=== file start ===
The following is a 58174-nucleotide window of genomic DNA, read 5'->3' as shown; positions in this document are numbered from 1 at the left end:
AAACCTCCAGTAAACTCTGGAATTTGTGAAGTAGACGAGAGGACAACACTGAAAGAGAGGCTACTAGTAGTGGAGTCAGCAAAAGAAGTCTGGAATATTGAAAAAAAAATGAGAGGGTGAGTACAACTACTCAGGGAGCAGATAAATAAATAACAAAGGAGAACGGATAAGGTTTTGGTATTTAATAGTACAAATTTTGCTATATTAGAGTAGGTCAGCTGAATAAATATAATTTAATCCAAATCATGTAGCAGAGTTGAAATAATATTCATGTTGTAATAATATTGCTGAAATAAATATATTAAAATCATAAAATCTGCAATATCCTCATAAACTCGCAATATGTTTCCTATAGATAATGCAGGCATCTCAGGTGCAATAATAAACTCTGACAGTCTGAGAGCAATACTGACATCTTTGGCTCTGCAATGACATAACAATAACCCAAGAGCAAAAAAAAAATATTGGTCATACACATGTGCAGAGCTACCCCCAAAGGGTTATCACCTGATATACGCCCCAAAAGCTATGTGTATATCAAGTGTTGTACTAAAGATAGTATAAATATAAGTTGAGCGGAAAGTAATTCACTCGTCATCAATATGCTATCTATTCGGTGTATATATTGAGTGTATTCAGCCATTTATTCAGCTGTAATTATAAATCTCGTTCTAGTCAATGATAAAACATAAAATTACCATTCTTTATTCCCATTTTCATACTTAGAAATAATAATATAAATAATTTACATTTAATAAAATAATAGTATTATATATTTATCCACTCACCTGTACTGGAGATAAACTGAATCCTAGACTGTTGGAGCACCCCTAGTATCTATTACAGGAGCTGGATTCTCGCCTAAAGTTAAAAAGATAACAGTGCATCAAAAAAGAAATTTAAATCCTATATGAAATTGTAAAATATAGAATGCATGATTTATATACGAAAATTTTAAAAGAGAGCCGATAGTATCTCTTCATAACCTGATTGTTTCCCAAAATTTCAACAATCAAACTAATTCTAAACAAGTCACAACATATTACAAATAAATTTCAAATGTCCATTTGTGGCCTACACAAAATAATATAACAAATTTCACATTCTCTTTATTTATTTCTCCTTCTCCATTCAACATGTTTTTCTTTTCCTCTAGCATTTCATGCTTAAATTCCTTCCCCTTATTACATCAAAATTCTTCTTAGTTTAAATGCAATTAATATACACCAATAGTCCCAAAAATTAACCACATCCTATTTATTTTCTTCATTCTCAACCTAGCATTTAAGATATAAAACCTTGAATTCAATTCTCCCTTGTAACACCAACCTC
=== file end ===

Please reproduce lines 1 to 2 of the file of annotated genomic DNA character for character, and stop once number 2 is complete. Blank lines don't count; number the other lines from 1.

The following is a 58174-nucleotide window of genomic DNA, read 5'->3' as shown; positions in this document are numbered from 1 at the left end:
AAACCTCCAGTAAACTCTGGAATTTGTGAAGTAGACGAGAGGACAACACTGAAAGAGAGGCTACTAGTAGTGGAGTCAGCAAAAGAAGTCTGGAATATTGAAAAAAAAATGAGAGGGTGAGTACAACTACTCAGGGAGCAGATAAATAAATAACAAAGGAGAACGGATAAGGTTTTGGTATTTAATAGTACAAATTTTGCTATATTAGAGTAGGTCAGCTGAATAAATATAATTTAATCCAAATCATGTAGCAGAGTTGAAATAATATTCATGTTGTAATAATATTGCTGAAATAAATATATTAAAATCATAAAATCTGCAATATCCTCATAAACTCGCAATATGTTTCCTATAGATAATGCAGGCATCTCAGGTGCAATAATAAACTCTGACAGTCTGAGAGCAATACTGACATCTTTGGCTCTGCAATGACATAACAATAACCCAAGAGCAAAAAAAAAATATTGGTCATACACATGTGCAGAGCTACCCCCAAAGGGTTATCACCTGATATACGCCCCAAAAGCTATGTGTATATCAAGTGTTGTACTAAAGATAGTATAAATATAAGTTGAGCGGAAAGTAATTCACTCGTCATCAATATGCTATCTATTCGGTGTATATATTGAGTGTATTCAGCCATTTATTCAGCTGTAATTATAAATCTCGTTCTAGTCAATGATAAAACATAAAATTACCATTCTTTATTCCCATTTTCATACTTAGAAATAATAATATAAATAATTTACATTTAATAAAATAATAGTATTATATATTTATCCACTCACCTGTACTGGAGATAAACTGAATCCTAGACTGTTGGAGCACCCCTAGTATCTATTACAGGAGCTGGATTCTCGCCTAAAGTTAAAAAGATAACAGTGCATCAAAAAAGAAATTTAAATCCTATATGAAATTGTAAAATATAGAATGCATGATTTATATACGAAAATTTTAAAAGAGAGCCGATAGTATCTCTTCATAACCTGATTGTTTCCCAAAATTTCAACAATCAAACTAATTCTAAACAAGTCACAACATATTACAAATAAATTTCAAATGTCCATTTGTGGCCTACACAAAATAATATAACAAATTTCACATTCTCTTTATTTATTTCTCCTTCTCCATTCAACATGTTTTTCTTTTCCTCTAGCATTTCATGCTTAAATTCCTTCCCCTTATTACATCAAAATTCTTCTTAGTTTAAATGCAATTAATATACACCAATAGTCCCAAAAATTAACCACATCCTATTTATTTTCTTCATTCTCAACCTAGCATTTAAGATATAAAACCTTGAATTCAATTCTCCCTTGTAACACCAACCTC